7. Pricing Films, Filmstrips and Records.

    ERIC Educational Resources Information Center

    Epstein, Connie C.

    1984-01-01

    Examines pricing practices of major producers of educational materials: Weston Woods, Listening Library, Random House Educational Media, Live Oak Media, S&S Communications Group, Phoenix/BFA, Benchmark, and Churchill Films. Royalties, production and manufacturing costs, list prices, recoveries to producers, and marketing are noted. (EJS)

  8. Coinsurance effects on dental prices.

    PubMed

    Grembowski, D; Conrad, D A

    1986-01-01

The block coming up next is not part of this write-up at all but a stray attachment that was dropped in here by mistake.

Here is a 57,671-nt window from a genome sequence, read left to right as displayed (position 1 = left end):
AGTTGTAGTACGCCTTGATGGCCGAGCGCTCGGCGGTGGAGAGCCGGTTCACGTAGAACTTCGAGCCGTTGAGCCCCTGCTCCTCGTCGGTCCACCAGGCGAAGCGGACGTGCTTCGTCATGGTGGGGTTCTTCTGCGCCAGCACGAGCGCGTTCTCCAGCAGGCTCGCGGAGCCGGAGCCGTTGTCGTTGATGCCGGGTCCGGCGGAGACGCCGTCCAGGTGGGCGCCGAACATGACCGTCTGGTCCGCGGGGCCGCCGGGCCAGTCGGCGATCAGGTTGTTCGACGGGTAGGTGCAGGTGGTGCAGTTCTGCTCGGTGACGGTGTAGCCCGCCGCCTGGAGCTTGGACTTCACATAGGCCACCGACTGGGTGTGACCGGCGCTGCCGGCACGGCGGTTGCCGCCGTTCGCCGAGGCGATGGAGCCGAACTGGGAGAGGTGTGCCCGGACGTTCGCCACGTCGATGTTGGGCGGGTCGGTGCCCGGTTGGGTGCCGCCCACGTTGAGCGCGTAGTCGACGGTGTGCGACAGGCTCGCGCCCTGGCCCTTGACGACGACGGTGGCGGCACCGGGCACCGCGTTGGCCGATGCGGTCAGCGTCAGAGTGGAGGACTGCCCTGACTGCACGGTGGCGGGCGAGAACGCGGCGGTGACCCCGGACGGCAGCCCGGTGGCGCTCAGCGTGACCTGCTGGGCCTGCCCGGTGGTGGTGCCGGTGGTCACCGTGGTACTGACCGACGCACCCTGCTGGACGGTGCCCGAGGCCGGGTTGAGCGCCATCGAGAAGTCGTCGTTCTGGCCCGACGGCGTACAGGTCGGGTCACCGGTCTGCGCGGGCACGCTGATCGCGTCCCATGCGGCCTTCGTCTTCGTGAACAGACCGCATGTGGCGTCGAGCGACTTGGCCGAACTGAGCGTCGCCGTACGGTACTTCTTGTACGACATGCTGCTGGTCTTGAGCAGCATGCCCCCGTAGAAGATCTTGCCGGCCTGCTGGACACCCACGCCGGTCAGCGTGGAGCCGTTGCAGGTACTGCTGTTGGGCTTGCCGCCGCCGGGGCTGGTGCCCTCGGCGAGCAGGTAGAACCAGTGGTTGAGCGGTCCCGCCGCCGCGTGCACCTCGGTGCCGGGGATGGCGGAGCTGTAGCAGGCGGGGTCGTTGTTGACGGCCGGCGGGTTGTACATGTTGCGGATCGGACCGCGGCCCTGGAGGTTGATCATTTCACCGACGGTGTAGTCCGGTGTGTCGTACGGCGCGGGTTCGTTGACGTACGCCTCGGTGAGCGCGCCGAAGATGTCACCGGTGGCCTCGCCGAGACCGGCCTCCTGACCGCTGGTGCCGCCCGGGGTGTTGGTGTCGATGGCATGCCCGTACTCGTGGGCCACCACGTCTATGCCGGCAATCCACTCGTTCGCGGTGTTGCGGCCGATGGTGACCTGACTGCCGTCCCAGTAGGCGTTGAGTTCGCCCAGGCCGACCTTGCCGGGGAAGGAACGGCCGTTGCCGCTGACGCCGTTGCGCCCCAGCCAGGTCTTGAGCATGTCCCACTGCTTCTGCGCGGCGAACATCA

For many Americans the cost of dental services represents a barrier to receiving regular dental care and maintaining proper oral health. The recent growth of the dental insurance industry, however, may partly offset this price barrier among insureds. Our purpose is to examine the relationship between coinsurance and dental prices for 16 dental services among a sample of Pennsylvania Blue Shield (PBS) adult insureds. The dependent price measure is the annual average gross price paid for 16 specific preventive, restorative, periodontic, endodontic, prosthodontic, and surgical dental services. Independent variables in the price model include the insured's age, education, coinsurance rates, time costs, market area, non-wage income, oral health status, area dentist-population ratio and usual source of care. Data sources are 1980 PBS claims and coinsurance rate data and a mail survey of sampled insureds. OLS regression analysis reveals that the model's independent variables explain little dental price variation. No variable is consistently significant across services, but market area, coinsurance rates, and time costs alternately dominate across equations. These results suggest that, among adult insureds, coinsurance and time costs influence dental fees in a minority of dental services. Insurance reduces the patient's sensitivity to money price, and non-price factors correspondingly seem to become more important in patient search.